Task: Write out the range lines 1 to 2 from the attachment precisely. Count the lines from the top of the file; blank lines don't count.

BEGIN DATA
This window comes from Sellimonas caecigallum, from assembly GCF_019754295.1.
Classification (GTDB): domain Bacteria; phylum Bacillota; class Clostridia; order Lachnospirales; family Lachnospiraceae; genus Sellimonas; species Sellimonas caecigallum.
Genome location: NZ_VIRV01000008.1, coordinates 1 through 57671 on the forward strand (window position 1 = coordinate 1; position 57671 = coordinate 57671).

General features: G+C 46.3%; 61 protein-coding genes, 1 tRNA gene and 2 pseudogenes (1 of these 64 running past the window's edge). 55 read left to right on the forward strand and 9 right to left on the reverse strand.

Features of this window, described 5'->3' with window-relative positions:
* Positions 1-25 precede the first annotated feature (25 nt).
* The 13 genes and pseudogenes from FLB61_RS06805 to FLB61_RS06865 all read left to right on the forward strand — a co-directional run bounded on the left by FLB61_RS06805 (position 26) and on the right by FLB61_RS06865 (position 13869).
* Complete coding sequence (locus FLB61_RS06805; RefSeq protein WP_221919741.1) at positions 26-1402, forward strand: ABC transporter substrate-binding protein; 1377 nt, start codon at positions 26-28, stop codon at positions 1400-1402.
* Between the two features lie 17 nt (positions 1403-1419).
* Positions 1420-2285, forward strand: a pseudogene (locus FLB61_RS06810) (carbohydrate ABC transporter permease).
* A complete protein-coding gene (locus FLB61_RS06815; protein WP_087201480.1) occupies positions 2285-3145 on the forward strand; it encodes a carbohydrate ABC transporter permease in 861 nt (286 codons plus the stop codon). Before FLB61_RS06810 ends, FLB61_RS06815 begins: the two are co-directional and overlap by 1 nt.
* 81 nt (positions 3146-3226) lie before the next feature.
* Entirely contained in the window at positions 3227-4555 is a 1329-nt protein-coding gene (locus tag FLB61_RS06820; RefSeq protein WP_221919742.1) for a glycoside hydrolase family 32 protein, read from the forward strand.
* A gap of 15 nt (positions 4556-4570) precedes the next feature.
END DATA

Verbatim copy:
This window comes from Sellimonas caecigallum, from assembly GCF_019754295.1.
Classification (GTDB): domain Bacteria; phylum Bacillota; class Clostridia; order Lachnospirales; family Lachnospiraceae; genus Sellimonas; species Sellimonas caecigallum.